Mexican beer a star import

By Heather Wells

The uniform-clad first graders stood outside the beer factory sipping from small paper cups.

The children had just finished touring Cerveceria Cuauhtemoc Moctezuma, but in deference to their age, were given grape juice instead of the real stuff.

The first graders may be too young to drink beer, but no one here thinks they’re too young to begin appreciating the importance of beer to Mexico’s culture and economy.

While U.S. goods, from low-rider bicycles to Levi jeans, inundate Mexican markets and more Mexicans shop at Wal-Mart than any other single store, beer is a vital hold-out.

Mexicans still drink Mexican beer. And so do Americans.


Since the implementation of the North American Free Trade Agreement in 1994, Mexican beer imports to the United States have grown nearly fivefold, according to the Wall Street Journal. Sales of American beer to Mexico, in contrast, have grown at a fifth of that pace and are only 1/20th of the amount of Mexican beer sold in the United States.

According to the Beer Institute, the United States imported more than 15 times as much beer from Mexico than it exported in 2003. The figures are impressive: 317,405,372 gallons of beer coming in from Mexico; 20,324,257 gallons going out.

"The cerveceria (brewery) is a tradition here in Monterrey," said Jose Luis Arredondo Hernandez, promotion coordinator for the Cerveceria Cuauhtemoc Moctezuma brewery in this northwestern Mexican city. "It's the pioneer of the different industries that have been born here in Monterrey and that have internationalized.”

Beer brewing is said to have been brought to Mexico by the Germans in the 1800s, when Mexico was briefly part of the Austro-Hungarian empire. They used early mechanical refrigeration units to brew their beloved lagers, which proved to be a hit in the hot Mexican climate, according to beveragebusiness.com.

One of reasons Mexican beer does so well against American brands is because it has more flavor, a result of ingredients that other breweries don’t use, Hernandez said.

"American beers are a little bit lighter, a little less flavorful."

Almost 90 percent of CCM’s exports are sold to the United States and Canada, according to its parent company FEMSA. Since 1995, U.S. sales of CCM brands have risen 17 percent on average, while the total imported beer market in the United States has grown at an average annual rate of 5 percent to 6 percent.

Beers exported by FEMSA include: Carta Blanca, Sol, Dos Equis, Tecate, Tecate light, Indio, Superior and Bohemia. Tecate is the No. 1 imported canned beer in the United States.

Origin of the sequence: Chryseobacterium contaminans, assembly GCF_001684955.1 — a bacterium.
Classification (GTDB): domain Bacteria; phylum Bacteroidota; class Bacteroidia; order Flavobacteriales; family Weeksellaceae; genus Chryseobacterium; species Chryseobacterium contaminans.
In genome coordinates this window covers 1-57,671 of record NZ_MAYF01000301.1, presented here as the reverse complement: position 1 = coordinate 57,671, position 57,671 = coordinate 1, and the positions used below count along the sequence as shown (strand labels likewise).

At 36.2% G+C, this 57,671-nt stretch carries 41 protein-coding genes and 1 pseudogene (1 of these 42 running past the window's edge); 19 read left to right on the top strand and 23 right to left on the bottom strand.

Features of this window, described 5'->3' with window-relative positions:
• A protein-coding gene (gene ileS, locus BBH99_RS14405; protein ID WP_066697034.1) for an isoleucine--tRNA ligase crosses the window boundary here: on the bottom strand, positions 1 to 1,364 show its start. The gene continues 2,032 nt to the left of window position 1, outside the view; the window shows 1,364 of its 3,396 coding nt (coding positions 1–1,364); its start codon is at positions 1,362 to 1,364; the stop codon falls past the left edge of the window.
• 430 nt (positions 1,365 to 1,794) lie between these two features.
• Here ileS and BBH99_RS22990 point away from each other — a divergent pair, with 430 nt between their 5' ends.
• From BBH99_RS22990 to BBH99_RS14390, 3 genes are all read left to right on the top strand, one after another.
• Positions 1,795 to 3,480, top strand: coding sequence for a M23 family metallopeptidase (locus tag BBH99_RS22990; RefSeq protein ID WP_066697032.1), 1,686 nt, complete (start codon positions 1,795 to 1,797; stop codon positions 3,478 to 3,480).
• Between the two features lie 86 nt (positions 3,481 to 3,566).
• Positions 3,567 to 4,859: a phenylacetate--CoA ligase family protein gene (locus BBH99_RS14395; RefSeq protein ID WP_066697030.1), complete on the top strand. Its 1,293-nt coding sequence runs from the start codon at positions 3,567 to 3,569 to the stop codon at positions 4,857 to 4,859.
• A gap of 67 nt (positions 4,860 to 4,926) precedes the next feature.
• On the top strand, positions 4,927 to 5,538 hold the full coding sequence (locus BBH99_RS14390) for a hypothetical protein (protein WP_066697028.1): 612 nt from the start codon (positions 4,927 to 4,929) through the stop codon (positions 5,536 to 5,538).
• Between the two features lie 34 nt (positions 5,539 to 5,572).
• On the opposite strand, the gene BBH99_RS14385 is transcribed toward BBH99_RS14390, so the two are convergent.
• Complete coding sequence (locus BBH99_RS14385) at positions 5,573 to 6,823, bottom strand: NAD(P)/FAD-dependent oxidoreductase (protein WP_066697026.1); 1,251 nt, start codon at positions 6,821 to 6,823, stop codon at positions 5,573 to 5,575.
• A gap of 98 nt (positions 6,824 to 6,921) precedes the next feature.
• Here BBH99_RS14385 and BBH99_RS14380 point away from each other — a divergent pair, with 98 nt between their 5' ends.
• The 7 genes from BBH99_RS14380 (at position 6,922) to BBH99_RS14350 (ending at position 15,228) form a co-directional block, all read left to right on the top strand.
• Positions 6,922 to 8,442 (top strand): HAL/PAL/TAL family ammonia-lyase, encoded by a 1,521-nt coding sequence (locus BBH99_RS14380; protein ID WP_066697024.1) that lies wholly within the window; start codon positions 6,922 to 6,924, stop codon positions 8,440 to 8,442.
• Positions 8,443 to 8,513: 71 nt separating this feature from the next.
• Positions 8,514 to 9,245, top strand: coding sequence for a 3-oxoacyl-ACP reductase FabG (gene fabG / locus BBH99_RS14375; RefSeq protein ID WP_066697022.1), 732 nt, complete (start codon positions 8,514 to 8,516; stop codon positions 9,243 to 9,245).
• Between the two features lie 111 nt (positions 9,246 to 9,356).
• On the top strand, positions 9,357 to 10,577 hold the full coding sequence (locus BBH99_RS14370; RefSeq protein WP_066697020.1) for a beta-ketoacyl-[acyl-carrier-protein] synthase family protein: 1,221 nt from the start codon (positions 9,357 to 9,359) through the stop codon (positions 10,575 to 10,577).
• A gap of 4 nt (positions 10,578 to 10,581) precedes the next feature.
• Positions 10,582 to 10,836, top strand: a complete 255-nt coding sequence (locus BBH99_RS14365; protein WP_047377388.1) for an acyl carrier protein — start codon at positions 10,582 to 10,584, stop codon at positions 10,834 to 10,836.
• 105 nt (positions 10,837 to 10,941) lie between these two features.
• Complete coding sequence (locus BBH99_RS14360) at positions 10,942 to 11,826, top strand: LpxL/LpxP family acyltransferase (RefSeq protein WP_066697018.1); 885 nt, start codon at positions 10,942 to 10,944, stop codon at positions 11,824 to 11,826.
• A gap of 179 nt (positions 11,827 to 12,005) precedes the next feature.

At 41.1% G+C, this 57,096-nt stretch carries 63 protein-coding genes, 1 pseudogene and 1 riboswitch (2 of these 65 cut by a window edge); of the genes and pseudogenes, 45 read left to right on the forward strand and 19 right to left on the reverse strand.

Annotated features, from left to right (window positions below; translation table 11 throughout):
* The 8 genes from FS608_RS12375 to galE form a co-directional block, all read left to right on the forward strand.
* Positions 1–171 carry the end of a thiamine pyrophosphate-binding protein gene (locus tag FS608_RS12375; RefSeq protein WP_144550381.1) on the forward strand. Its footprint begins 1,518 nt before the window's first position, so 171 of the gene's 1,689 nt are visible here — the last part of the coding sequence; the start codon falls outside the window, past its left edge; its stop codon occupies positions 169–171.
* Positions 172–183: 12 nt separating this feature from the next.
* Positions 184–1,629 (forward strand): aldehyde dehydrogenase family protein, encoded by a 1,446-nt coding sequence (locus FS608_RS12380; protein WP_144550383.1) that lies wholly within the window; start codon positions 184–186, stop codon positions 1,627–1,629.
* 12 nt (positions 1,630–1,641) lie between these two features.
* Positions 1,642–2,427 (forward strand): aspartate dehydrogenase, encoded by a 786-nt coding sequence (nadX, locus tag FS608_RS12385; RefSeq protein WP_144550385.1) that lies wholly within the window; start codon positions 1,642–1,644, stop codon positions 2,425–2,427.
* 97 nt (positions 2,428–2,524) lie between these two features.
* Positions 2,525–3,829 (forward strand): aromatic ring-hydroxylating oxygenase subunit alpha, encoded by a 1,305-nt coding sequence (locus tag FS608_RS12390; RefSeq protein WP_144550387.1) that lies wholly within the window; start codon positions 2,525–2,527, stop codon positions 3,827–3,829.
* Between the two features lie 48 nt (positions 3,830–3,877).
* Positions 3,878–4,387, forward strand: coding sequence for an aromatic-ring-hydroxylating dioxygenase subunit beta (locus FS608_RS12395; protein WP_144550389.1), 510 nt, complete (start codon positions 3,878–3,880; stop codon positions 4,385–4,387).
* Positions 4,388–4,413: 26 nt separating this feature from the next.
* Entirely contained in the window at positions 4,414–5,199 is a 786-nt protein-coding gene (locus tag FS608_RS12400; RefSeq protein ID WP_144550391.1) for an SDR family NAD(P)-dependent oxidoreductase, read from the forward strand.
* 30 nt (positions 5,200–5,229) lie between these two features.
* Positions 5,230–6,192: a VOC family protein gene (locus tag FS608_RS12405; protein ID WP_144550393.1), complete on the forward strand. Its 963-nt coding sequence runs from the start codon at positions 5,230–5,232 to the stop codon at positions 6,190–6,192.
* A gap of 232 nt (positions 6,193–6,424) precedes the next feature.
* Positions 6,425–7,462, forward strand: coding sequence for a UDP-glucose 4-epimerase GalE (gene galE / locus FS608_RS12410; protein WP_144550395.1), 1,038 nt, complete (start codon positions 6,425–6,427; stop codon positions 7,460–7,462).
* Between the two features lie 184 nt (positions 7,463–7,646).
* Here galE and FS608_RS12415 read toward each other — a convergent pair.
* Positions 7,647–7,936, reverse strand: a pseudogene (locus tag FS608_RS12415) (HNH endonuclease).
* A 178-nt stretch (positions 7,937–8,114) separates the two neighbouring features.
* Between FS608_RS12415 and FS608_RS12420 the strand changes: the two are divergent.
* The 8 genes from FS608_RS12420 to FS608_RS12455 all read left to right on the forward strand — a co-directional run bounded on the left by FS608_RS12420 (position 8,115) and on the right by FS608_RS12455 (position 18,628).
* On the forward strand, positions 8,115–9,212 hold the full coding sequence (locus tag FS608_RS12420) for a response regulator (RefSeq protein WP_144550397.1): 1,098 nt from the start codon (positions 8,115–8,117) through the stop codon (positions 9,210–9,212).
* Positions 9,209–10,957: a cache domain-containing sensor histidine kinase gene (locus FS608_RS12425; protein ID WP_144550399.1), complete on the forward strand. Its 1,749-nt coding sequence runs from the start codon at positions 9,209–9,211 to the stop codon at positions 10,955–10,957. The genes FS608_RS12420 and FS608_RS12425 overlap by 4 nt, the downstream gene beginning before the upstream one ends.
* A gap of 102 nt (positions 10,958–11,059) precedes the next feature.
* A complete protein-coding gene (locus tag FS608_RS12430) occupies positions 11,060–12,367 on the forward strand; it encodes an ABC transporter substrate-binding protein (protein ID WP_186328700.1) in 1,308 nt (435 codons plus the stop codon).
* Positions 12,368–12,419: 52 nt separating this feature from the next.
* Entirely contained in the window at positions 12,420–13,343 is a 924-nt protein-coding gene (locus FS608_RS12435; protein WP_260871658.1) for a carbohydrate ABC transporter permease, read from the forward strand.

And FEMSA isn't the only Mexican brewing company doing well in the United States.

Corona, the No. 1 imported beer in the United States, is produced by Mexico City-based Grupo Modelo, the world’s eighth largest brewer. Out of about 115 million cases of Mexican beer sold in the United States each year, Corona accounts for 85 million, according to beveragebusiness.com.

At Dos Gringo’s, a popular Tempe bar and restaurant, Mexican beers are the top seller. Bartender Casey Russell said the bar sells about 300 cases of Mexican beer a weekend.

Matt Brown, 30, said he likes to microbrew his own beer, but when he goes out to drink, he prefers Mexican beer, particularly Pacifico, to American beer.

"It's more refreshing," Brown said while drinking a Corona at Dos Gringos. "Plus, they're cheap. American beer is more watered down."

For Randi Hagen, 22, the case for Mexican beer is even more fundamental.

"You can't put a lime in a Bud Light," Hagen, 22, added while downing a Corona. "You never see an American beer in Mexico."

Coors hopes to change that. With a fast-growing Hispanic population in the United States, U.S. brewing companies are working hard to market to Hispanics and compete with Mexican brewers inside the United States and in Mexico.

In June 2004, Coors announced an agreement with FEMSA to make CCM the sole importer, distributor, marketer and seller of Coors Light beer in Mexico. This past December, Coors teamed up with Hispanic non-profit organizations in three cities across the United States to supply food to families in need as part of their "Cena en el Barrio" program.

And in July, Coors Light sponsored a soccer match between Mexican soccer team Club Deportivo Guadalajara and Club Atlético Boca Juniors from Argentina.

Anheuser-Busch also has been forming strategic alliances, particularly with Grupo Modelo, since the early 1990s. According to Anheuser-Busch’s web site, the company now owns a little over 50 percent of the Mexican company.

Still, when it comes to winning over beer lovers, the U.S. companies don’t come close to their Mexican counterparts.

"Beer is a big part of Mexican culture," Martin Torres, 22, of Chihuahua, Mexico, said. "It's not going to be easy for U.S. beer makers to come in and take over."

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©Crossing Borders
December 8, 2004